Every story we tell about nature has another side, packed with nuance and complexity. But we want simple certainties that resonate emotionally and affirm what we already believe. We hang on to them for dear life as if they were indeed “objective facts,” untainted by our values and personal beliefs. Don’t get me wrong, I’m not asking you to abandon your principles or to stop revering elephants or other animals. I’m asking you to consider that your story, your conceptualisation of Africa and its wildlife, is but one among many others.
Perhaps the first thing we should stop looking for in a post-truth world is The Truth. Our devotion to singular, one-dimensional rationalisations and approaches has not exactly yielded stellar results for wildlife. While we claw each other’s virtual eyes out about how to treat Africa’s animals, another poacher drives to Johannesburg with four rhino horns in a car. Instead of meeting with field rangers to discuss anti-poaching tactics, or erosion control, or the management of alien vegetation, a reserve manager sits in his office responding to countless threatening emails because his establishment supports hunting. He has to deal with trolls on his Facebook and Twitter account, spewing unhelpful resentment and threatening boycotts. And another black rhino falls, another pangolin is churned into powder, another lappet-faced vulture bites the dust.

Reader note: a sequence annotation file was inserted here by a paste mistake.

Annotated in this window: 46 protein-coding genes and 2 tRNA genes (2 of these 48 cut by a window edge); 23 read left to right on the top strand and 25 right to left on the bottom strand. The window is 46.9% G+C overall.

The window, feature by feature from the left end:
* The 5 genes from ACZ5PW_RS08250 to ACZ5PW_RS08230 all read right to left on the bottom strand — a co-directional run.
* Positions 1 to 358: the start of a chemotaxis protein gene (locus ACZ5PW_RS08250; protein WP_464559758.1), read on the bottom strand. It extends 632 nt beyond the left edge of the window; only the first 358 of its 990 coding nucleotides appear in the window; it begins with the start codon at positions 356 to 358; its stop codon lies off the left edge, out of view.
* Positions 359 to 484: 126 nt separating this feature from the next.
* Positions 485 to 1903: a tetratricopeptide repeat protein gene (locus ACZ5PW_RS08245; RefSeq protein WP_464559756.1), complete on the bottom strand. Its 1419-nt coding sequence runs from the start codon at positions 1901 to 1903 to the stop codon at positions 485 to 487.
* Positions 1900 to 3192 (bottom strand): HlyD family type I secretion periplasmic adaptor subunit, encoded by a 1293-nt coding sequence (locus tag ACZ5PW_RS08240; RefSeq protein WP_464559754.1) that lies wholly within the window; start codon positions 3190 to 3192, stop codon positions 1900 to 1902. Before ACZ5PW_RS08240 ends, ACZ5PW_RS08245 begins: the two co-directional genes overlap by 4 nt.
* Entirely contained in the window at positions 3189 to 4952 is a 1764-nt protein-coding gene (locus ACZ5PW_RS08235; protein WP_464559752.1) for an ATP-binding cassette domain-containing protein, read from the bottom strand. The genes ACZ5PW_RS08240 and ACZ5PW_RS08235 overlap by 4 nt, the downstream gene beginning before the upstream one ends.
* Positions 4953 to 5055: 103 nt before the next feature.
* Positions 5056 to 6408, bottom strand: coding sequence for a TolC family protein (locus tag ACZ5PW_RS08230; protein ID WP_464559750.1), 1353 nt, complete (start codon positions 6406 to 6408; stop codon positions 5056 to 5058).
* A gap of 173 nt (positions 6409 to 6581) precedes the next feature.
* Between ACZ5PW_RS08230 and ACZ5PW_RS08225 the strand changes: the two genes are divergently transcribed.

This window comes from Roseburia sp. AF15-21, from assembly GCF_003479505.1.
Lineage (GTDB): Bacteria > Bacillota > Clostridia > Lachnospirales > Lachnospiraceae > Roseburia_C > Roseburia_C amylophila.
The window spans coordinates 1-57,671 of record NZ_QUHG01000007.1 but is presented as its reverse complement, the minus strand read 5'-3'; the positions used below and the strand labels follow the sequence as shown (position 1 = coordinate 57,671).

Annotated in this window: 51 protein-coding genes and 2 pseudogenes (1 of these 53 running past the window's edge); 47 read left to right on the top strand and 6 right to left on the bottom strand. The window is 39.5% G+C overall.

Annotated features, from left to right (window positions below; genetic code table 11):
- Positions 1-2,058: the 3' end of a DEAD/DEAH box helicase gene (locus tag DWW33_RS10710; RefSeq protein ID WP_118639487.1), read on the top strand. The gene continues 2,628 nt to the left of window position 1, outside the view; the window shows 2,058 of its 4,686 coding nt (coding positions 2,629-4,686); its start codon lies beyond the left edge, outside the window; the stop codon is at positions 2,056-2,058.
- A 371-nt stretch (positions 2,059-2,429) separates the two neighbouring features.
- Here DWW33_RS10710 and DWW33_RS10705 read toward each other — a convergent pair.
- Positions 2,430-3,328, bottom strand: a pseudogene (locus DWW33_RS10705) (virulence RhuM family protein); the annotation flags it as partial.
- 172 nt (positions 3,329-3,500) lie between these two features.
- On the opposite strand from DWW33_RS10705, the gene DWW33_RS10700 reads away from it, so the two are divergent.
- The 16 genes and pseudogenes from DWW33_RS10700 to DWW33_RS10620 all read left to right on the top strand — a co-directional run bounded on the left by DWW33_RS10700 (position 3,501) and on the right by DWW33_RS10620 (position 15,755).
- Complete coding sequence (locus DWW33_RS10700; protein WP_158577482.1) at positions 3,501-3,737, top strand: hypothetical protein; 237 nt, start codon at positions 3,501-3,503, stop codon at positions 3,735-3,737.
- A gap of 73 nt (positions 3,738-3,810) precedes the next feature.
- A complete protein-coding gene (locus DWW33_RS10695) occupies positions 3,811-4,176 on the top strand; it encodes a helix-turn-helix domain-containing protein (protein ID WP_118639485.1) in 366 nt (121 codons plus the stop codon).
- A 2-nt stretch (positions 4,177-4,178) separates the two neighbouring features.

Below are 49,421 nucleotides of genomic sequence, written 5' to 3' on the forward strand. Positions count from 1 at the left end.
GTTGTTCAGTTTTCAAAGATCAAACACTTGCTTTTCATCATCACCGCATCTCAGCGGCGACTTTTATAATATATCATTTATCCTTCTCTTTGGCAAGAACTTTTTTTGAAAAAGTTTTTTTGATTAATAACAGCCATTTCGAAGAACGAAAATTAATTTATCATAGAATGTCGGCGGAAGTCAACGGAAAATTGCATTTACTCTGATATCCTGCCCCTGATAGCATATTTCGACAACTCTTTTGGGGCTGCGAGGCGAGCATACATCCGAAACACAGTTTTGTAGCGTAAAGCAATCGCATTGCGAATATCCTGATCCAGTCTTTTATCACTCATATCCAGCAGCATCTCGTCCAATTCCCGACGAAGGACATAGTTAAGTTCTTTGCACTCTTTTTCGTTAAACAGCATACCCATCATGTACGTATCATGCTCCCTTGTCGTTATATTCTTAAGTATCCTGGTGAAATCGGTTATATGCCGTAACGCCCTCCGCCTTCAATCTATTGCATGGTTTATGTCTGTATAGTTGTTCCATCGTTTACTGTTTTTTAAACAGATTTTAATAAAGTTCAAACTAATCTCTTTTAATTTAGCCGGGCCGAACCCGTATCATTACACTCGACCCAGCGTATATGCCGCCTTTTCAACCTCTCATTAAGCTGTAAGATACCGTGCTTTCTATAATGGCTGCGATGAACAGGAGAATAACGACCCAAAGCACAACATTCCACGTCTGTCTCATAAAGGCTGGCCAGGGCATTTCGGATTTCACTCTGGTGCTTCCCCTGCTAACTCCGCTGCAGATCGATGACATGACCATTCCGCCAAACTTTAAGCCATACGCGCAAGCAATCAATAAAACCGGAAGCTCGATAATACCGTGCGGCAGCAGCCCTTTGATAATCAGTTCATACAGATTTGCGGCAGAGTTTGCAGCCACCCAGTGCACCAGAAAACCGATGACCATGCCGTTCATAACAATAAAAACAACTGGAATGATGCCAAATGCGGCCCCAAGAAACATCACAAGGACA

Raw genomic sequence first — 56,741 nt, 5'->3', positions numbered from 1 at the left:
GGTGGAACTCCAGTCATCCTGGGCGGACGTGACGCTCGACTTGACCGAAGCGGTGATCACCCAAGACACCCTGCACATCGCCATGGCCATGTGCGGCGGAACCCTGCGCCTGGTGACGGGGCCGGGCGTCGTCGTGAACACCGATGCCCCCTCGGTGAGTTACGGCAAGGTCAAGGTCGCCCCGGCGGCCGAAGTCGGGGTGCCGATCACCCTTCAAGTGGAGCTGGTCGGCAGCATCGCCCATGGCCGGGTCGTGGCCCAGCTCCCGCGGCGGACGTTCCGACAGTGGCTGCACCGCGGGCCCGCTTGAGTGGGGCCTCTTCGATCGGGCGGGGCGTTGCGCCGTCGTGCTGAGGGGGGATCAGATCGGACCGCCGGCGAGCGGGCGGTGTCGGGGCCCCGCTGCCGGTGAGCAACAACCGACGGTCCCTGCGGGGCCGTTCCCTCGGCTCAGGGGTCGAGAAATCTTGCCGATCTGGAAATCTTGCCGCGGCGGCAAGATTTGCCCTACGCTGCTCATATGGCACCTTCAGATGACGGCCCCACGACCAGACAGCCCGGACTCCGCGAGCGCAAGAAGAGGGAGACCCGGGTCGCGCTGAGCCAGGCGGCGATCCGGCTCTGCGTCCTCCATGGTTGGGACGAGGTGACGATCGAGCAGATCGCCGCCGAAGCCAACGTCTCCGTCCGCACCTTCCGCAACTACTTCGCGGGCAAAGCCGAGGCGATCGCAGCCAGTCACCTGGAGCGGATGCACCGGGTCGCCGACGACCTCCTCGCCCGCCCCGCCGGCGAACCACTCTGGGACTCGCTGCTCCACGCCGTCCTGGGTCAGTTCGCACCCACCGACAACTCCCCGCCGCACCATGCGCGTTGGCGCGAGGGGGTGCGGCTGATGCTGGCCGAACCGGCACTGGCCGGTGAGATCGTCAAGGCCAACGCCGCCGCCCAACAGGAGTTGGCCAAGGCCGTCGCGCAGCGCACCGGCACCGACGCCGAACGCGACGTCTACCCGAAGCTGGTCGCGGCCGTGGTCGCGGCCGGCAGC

Now more than ever, we need to come up with more adaptable, imaginative and home-grown conceptualisation(s) of nature. Perhaps we can start by shaking off the aesthetic illusions of a colonial past and by getting over our reactionary obsession with hairy mammals. There is a bigger picture out there that we are yet to fully invent. One where Africans manage, protect, interact with, trade, use and benefit from wildlife. You can still have your gin-and-tonic, and drink it too. There’s enough room for everyone. And if you don’t like what I’m saying, just send in the trolls.